The derivative of a function \(f(x)\) is the limit, if any, of the expression
\[ \frac{f(x+\delta)-f(x)}{\delta} \]
as \(\delta\) tends to zero.

The value of the derivative at \(y\) is typically witten as one of
\[ \frac{\mathrm{d}f}{\mathrm{d}x}\bigg|_y \;=\; \frac{\mathrm{d}f}{\mathrm{d}x}(y) \;=\; \overset{\cdot}{f}(y) \;=\; f^\prime(y) \]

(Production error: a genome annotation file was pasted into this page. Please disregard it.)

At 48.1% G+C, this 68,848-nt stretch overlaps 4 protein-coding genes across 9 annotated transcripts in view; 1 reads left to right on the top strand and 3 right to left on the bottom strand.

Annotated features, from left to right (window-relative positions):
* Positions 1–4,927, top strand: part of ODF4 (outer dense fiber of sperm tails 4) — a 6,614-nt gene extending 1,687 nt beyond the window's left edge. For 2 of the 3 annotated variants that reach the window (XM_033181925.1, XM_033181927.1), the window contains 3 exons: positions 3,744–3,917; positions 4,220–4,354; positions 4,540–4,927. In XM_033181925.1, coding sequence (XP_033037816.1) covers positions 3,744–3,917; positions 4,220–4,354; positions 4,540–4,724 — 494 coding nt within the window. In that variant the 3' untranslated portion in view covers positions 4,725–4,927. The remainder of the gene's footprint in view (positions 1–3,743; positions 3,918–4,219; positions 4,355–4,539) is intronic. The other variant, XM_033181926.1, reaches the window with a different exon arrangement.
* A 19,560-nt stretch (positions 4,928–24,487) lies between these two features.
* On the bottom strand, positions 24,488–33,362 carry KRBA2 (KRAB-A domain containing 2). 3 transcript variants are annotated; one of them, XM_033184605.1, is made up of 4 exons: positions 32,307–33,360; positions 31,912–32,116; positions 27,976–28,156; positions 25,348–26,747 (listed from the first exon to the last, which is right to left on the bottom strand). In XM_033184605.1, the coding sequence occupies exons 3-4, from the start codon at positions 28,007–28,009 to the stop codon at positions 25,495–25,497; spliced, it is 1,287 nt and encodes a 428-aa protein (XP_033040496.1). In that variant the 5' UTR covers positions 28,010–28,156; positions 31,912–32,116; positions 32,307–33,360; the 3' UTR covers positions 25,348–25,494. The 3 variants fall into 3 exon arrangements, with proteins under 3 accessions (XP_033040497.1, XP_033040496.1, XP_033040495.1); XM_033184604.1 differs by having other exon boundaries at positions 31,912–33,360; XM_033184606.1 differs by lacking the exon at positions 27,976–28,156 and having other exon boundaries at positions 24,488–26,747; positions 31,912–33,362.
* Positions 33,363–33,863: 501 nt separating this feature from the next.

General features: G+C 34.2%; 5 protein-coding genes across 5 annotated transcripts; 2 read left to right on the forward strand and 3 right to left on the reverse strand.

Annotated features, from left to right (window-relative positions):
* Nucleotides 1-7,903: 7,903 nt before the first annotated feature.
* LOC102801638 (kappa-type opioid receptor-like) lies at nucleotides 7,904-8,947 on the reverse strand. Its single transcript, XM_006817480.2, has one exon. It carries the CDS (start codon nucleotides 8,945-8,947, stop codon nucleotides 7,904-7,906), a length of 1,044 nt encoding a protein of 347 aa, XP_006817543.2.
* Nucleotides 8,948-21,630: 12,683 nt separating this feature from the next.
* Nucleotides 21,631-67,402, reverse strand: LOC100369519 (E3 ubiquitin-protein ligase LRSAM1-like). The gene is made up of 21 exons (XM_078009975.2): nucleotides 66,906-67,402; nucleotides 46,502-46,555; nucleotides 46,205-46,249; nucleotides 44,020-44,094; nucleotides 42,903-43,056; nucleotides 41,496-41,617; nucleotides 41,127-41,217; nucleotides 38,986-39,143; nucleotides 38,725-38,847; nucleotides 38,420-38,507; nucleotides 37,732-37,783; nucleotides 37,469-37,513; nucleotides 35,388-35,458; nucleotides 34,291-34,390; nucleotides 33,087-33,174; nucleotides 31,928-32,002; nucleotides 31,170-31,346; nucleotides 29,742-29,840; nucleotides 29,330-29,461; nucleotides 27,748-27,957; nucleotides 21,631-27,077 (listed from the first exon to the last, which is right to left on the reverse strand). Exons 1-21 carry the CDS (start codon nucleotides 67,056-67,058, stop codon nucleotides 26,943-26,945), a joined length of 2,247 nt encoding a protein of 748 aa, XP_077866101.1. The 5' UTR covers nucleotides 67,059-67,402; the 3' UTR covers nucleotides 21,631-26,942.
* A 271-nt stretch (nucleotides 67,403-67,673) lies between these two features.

The derivative represents the rate of change of the function with reprect to its argument or, equivalently if we plot the function as a graph its tangent, or slope.

By repeating the process \(n\) times we recover higher order derivatives, typically written as one of
\[ \frac{\mathrm{d}^nf}{\mathrm{d}x^n}\bigg|_y \;=\; \frac{\mathrm{d}^nf}{\mathrm{d}x^n}(y) \;=\; f^{(n)}(y) \]